Q? Should I repair or replace my HVAC system?

A.

There are many considerations involved in the decision to repair or replace your A/C or heat pump system. The biggest consideration is the age of the system. Most systems have some sort of major breakdown between 9 and 14 years of operation, this is usually when a replacement makes sense to consider. You should look carefully at the energy savings as well as more reliable and comfortable operation of a new system balanced against the cost of replacement.

Q?

What is a Heat Pump?

A.

A heat pump is a style of A/C system that can use the compression refrigeration cycle to heat the air as well as cool the air indoors. In other words it can act like an A/C in reverse and transfer heat from outdoors in heat mode as well as indoors out in cool mode.

Q?

How long does an A/C system usually last?

A.

It varies depending upon the type of system but on average they will run 9 to 14 years before experiencing major component failure. The way the system was initially installed is the greatest contributing factor to how long the system will last.

Q? Is there an easy way to tell how old my A/C system is?

A.

The easiest way to tell is when the original installing contractor denotes the installed date on the air handler (inside unit). Many manufacturers including Trane print the manufacture date on the outdoor unit data tag. Some manufacturers put the manufacture date into the serial number. Carrier shows the manufacture date in the first four digits of the serial number with the first two digits being the week and the second two being the year. An example of this would be a serial number beginning with 1205 this would denote that the system was produced in the 12th week of 2005.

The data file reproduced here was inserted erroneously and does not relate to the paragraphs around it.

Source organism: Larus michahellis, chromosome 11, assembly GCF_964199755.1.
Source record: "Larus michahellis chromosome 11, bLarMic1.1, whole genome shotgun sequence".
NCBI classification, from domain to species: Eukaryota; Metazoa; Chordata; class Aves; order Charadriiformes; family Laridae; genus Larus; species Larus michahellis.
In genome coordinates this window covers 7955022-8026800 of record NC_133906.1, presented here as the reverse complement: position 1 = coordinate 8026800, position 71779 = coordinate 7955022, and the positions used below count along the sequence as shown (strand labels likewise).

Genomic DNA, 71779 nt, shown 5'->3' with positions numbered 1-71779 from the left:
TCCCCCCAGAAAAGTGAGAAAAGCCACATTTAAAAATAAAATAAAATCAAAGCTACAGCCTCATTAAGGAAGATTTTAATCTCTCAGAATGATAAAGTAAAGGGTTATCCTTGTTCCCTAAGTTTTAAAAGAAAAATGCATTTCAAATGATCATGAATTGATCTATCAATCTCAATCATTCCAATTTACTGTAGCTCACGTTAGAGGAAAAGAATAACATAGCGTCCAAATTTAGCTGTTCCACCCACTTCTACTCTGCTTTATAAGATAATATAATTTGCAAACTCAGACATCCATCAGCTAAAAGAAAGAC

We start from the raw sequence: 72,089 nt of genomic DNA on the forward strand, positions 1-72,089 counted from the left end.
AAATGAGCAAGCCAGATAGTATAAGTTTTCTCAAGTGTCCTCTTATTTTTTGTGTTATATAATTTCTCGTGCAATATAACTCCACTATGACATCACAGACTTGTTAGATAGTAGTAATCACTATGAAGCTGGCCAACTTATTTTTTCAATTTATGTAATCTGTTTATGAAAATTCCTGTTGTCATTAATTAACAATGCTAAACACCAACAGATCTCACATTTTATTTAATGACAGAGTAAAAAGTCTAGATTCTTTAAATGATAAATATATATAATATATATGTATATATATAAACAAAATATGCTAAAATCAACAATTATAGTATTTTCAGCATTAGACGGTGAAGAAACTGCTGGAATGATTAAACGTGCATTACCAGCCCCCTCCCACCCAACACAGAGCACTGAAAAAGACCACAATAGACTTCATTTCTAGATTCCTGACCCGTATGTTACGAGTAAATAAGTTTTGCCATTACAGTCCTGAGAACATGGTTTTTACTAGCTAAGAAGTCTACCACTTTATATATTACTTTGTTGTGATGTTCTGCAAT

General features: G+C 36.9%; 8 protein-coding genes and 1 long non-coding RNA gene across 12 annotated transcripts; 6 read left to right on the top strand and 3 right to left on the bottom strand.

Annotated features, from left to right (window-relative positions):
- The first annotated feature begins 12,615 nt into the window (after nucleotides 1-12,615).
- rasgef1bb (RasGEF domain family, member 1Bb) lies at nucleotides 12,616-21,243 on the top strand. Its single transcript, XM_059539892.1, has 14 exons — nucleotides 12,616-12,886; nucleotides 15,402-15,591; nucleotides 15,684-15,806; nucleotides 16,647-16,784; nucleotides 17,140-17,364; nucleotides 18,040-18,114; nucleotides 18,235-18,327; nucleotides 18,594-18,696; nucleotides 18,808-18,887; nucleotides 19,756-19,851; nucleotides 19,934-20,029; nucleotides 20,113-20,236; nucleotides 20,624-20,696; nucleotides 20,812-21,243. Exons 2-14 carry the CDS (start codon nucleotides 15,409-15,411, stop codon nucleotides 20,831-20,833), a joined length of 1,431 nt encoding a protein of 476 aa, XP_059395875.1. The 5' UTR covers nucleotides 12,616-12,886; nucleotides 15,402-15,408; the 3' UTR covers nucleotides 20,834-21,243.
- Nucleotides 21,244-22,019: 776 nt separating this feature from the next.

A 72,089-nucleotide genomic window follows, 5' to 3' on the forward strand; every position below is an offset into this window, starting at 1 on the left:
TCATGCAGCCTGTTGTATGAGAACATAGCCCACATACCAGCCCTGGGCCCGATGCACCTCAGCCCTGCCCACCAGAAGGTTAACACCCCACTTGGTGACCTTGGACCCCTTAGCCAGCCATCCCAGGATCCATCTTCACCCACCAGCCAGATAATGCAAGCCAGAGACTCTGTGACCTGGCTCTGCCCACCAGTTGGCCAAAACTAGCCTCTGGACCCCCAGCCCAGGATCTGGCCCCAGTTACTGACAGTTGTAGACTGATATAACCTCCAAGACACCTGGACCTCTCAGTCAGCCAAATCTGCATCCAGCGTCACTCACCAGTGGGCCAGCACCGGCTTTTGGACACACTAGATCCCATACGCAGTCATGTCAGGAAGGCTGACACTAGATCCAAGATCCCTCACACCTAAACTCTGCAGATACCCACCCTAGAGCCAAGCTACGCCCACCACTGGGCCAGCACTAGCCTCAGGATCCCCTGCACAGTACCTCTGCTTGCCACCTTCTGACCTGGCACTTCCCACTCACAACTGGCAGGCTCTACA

Q? How can I tell the tonnage (capacity) of my air conditioning system?

A.

A/C systems are rated in BTUs (British Thermal Unit) with 12,000 BTUs per hour being called 1 ton. Most A/C systems will have the BTU rating hidden in the unit model numbers with numbers divisible by 6 with each multiple of 6 representing 1/2 ton. For Example 024 = 2 tons 030 = 2.5 tons 042 = 3.5 tons and so on.

Q? What causes an A/C unit to freeze up?

A.

The simple answer is anything that causes the evaporator coil surface temperature to drop below 32 degrees will cause a freeze up. The most common causes are:

  • Setting the system down to a temperature below 70 degrees for an extended period of time.
  • Allowing the air filter to get dirty or having more than one air filter in line at a time.
  • Other types of air flow restrictions such as a dirty evaporator, dirty blower wheel or collapsed duct work.
  • Insufficient refrigerant (Freon / Puron) charge.
  • Faulty refrigerant metering device or other refrigerant circuit restriction.

Once a system has frozen it must be completely defrosted inside and out before attempting to run the system again.

Q?

Do I need to replace the indoor and outdoor units? Can’t I just replace the one that is broken?

A.

As of January, 21st 2006 all new A/C systems manufactured must be at least 13 SEER whereas the previous standard was 10 SEER. As of January 1st 2010 no new systems will be able to be legally produced that use Freon R-22 and experts project supply shortages of R-22 as soon as 2015. The truth is that while it may be technically possible to replace one portion of the A/C without replacing both , it is most often not a financially viable long term decision. We usually recommend installing a new Puron based system so that you will be ready for the changes in Federal law.